The coronavirus pandemic has not been kind to Georgia, which has seen an upswing in cases since the beginning of June. There are signs of economic recovery, but even the cheeriest job and wage projections can’t empty out overcrowded ICUs. And, thanks to a pressing problem known as “surprise medical billing,” patients going to an in-network facility could receive an unexpected, unwanted bill in the mail post-discharge from an out-of-network attending physician.
Fortunately, the recently passed “Surprise Billing Consumer Protection Act” proposed by State Rep. Lee Hawkins, R-Gainesville, would prohibit the practice and allow doctors and insurers to settle the remainder of the patient bill via an independent dispute resolution (IDR; aka arbitration) process. This successful model was implemented in New York in 2015 and has worked to protect patients while making sure that doctors receive their due. Gov. Brian Kemp is expected to sign this legislation and pave the way for markets and choice in health care.
Georgia is far from the only state dealing with the scourge of surprise medical bills. Other states have tried to deal with the issue, but not all have been successful. For example, in 2017 California implemented a “solution” known as rate-setting that resulted in de-facto pay cuts for doctors across the state. This policy, according to a 2019 study in the American Journal of Managed Care, resulted in the widespread consolidation of medical practices and doctors reportedly considering setting up shop in other states. Data from the California state government shows that access to care complaints in the Golden State shot up nearly 50 percent since the enactment of rate-setting.
Fortunately, New York state paved the way forward in embracing a far more promising alternative known as IDR, or arbitration. Under this system, which was implemented in 2015, patients only need to pay their in-network insurance rates for an emergency procedure. The “surprise bills” are taken out of the hands of patients and left to doctors and insurers, who must then submit competing claims to an online portal where examiners could decide which claim is the reasonable one. In the years since the new policies went into effect, New York’s law appears to have been a resounding success and patient problems have significantly decreased. A 2018 study by Yale University researchers found “the New York law reduced out-of-network billing by 34 percent and lowered in-network emergency physician payments by 9 percent.”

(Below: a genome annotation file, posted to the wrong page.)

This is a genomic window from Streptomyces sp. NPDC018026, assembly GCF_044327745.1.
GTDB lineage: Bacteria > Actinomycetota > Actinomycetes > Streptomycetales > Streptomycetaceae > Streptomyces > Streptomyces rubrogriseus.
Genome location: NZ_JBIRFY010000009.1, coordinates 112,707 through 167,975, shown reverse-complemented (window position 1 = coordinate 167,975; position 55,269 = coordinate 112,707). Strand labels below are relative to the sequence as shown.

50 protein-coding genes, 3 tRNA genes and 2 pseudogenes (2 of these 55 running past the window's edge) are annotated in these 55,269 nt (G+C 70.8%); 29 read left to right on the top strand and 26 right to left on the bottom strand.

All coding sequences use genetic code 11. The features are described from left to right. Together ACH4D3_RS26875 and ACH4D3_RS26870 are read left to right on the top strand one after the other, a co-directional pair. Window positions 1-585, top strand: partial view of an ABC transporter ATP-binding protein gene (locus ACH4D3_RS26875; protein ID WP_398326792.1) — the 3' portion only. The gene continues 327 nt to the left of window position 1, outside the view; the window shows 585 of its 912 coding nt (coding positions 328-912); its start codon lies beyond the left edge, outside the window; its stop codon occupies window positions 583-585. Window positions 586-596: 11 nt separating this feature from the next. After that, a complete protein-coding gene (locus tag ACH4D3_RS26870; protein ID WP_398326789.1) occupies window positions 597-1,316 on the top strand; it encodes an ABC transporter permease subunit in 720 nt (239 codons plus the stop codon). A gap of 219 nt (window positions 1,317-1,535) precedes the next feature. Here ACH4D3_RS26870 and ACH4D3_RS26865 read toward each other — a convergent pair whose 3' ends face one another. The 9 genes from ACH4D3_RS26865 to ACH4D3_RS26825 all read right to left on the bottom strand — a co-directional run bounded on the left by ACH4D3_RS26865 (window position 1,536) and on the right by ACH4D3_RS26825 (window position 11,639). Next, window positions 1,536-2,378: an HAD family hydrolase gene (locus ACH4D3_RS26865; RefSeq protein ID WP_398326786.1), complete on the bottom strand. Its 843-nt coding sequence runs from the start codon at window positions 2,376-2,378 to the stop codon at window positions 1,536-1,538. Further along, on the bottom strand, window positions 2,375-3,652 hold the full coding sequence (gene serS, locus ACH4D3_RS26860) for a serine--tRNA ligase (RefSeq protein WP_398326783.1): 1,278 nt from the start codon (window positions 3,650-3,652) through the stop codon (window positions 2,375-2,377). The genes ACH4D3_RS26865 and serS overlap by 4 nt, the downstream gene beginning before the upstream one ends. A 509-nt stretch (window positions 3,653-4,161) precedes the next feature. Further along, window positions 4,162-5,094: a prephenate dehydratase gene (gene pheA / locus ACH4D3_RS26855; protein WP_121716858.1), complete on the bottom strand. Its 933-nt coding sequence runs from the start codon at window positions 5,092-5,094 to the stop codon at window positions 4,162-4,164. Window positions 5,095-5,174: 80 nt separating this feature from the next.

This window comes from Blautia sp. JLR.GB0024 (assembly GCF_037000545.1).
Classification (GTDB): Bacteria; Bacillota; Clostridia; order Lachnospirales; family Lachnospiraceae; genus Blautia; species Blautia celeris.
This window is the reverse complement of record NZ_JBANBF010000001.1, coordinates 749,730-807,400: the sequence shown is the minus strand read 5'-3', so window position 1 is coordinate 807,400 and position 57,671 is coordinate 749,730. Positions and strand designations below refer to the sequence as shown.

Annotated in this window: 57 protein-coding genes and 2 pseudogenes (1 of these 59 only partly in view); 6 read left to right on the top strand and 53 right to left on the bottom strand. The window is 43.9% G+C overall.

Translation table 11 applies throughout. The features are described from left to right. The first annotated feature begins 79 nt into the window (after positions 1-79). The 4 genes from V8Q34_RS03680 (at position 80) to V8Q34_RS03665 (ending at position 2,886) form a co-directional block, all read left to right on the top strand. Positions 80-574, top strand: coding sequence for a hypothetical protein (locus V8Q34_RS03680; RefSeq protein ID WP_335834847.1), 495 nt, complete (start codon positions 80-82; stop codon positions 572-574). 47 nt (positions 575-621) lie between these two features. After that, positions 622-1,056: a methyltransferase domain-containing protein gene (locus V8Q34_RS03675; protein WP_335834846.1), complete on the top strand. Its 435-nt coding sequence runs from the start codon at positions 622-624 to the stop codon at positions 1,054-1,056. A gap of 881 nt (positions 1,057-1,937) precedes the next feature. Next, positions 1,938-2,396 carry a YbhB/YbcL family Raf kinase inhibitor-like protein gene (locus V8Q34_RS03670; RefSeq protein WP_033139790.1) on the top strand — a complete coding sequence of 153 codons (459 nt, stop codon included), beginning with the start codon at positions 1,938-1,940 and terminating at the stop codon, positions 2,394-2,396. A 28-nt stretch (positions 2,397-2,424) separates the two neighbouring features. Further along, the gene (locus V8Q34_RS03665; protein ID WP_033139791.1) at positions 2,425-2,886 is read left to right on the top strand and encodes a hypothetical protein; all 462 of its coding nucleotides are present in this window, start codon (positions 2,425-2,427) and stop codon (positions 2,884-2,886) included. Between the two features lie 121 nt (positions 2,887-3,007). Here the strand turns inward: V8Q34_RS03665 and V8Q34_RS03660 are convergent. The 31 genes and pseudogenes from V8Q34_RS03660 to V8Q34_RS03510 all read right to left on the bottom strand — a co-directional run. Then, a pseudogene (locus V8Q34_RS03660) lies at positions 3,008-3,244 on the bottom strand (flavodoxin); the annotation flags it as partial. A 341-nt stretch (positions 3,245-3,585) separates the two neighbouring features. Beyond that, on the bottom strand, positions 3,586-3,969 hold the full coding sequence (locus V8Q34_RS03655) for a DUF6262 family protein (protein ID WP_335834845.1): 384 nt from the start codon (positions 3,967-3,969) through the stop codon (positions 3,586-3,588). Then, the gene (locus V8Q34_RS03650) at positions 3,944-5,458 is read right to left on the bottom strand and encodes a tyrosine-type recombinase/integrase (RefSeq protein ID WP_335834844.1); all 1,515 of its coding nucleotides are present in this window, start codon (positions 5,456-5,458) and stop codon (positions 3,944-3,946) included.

Insurers have long advocated for the onerous California approach, arguing that an arbitration-based system would give high-billing doctors unacceptable leverage over health care plan sponsors. In reality, the New York approach has resulted in a fair, largely even-handed process between doctors and insurers. According to a 2019 report by New York state government, health insurers actually won most (59 percent) of arbitration decisions decided in 2017 and 2018. These were only cases that had a clear winner, but often times, arbitration has resulted in a split judgment.
The report finds, “The number of cases, 33% in all, where the…[arbiter]…found in favor of the health plan for some CPT codes and the provider for others was also significant, and such split decisions had not been anticipated when the law was implemented.” It’s hard to claim that this is a lopsided process in favor of doctors when arbiters frequently side with insurers and a third of all cases are split decisions.
A 2019 Georgetown University Health Policy Institute report found that “insurers and physicians appear to be making ‘a real concerted effort’ to work out their payment disputes before filing with IDR.” This system, not California’s flawed approach, is exactly what Georgia’s health care system needs right now.
Georgia patients and doctors deserve an efficient and impartial system to finally do away with surprise medical bills. And, it looks like they just might get that.